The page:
This moment, right now, is a moment you’ll never have again.
Every second that passes is one second less you have in your “bank” of seconds. You’re constantly making withdrawals, yet it’s impossible to make a deposit. Many of us are becoming richer in money terms, but we’re simultaneously becoming much poorer in time terms.
I think we’re all aware of this, if only at a subconscious level.
But to constantly be consciously aware and cognizant of one’s one mortality/eventual demise would probably cause some kind of short circuit in the brain. We can’t operate like that as human beings.
Moreover, it’s kind of depressing to think about that stuff.
And it’s a waste of that precious time I just spoke about – to worry about an eventuality we can’t control wastes resources we could instead divert toward things we can control in order to better our lives while we still have them.
As an eternal optimist who’s incredibly grateful to be who I am (even with how much I suck at) and where I’m at (even after the numerous mistakes I’ve made), I don’t constantly think about the siphoning off of my bank of seconds.
But I do think it’s useful to occasionally remind ourselves of a simple fact about life: we’re all dying.
As Led Zeppelin succinctly put it:
All that lives is born to die.
While we can’t and shouldn’t constantly think about this, occasionally taking a quick moment to remind oneself of this is motivational and inspirational. And sometimes an event will remind us of our mortality, giving us perspective and a little extra oomph to move forward and make the most of our short lives.
RIP David S. Fish
This article is one I’ve been meaning to write for some time, but it was the untimely passing of the great David S. Fish that motivated me to write it at this particular moment.
I’m incredibly saddened by this news. My thoughts are with his friends and family. And may he rest in peace.
David Fish, for anyone unaware, was a real pillar of the DGI community.
He tirelessly and selflessly collected invaluable data on dividend growth stocks and freely shared his efforts with the world at large via his Dividend Champions, Contenders, and Challengers list. Almost unbelievably, he updated this monstrosity of a spreadsheet every single month, for years.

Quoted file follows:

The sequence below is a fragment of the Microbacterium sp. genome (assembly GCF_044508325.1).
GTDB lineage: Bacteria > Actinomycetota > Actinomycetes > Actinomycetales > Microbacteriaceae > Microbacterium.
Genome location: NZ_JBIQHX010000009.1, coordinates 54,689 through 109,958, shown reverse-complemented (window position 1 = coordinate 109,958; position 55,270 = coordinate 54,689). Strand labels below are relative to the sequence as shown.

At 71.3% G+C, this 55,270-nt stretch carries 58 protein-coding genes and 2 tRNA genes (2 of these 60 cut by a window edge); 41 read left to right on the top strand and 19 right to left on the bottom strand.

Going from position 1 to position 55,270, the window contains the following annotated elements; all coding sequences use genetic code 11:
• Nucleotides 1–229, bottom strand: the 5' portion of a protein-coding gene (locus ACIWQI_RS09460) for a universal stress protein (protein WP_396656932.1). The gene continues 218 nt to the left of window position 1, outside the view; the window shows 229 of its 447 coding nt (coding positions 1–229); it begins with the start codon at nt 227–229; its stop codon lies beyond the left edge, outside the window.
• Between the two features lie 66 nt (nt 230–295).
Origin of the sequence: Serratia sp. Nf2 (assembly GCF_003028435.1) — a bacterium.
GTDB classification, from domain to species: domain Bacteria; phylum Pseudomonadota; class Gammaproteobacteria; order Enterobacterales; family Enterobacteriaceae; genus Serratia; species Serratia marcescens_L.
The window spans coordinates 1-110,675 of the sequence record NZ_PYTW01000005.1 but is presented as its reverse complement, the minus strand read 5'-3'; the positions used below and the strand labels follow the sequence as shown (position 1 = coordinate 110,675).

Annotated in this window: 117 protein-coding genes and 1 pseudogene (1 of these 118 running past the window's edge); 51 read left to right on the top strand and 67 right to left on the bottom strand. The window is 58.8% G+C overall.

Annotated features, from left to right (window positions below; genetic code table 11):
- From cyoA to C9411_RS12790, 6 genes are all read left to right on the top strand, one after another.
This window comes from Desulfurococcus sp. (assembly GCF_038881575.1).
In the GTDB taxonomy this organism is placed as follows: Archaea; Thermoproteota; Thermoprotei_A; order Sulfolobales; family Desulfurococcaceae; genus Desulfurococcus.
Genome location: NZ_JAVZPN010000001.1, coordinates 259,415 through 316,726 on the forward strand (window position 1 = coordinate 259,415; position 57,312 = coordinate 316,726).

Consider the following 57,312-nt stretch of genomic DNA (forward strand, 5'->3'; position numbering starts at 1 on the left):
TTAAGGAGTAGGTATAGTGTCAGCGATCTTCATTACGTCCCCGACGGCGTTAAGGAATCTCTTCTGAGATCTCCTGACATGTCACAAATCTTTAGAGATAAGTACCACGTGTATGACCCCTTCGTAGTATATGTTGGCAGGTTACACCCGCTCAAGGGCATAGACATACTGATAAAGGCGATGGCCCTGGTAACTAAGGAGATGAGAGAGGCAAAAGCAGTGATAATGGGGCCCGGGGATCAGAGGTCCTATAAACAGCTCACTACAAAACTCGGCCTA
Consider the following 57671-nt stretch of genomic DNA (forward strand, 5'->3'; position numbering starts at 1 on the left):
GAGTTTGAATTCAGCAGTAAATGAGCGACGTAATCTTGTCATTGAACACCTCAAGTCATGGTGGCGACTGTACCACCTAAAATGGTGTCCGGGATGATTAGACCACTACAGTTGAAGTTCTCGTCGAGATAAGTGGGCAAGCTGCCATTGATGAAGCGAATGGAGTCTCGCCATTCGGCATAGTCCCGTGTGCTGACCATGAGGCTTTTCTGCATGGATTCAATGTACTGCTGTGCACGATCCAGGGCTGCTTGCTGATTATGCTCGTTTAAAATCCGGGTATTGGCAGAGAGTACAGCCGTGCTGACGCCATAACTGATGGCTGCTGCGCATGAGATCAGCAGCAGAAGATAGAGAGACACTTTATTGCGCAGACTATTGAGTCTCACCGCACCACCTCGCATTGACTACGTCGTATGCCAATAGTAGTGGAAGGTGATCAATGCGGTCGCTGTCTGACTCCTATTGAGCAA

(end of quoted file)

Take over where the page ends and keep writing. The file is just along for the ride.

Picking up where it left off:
His CCC list has long been regarded as one of the best resources for anyone interested in investing in high-quality dividend growth stocks. And it’s a resource that I’ve personally used over and again as I’ve gone about my investing activities, not to mention all of the times I’ve linked to this spreadsheet over the years in countless articles.
David would also graciously respond to any questions anyone might have. And he frequently wrote articles related to his great CCC list and dividend growth stocks in general.
Of course, he was more than a spreadsheet. And he was more than a writer or investor. He was a guy who was clearly following his heart. That’s something that not everyone can say as they hurtle closer to the great beyond. It’s something I certainly admire and aim to do in my own life.
I would encourage anyone who feels inclined to head over and sign David’s guestbook, especially if you’ve somehow benefited from his work.
We’re All Dying
David passed away on May 12th, which is my birthday.
What makes it a birthday for one person and a death day for someone else?
While I was celebrating and enjoying pizza, David was dying.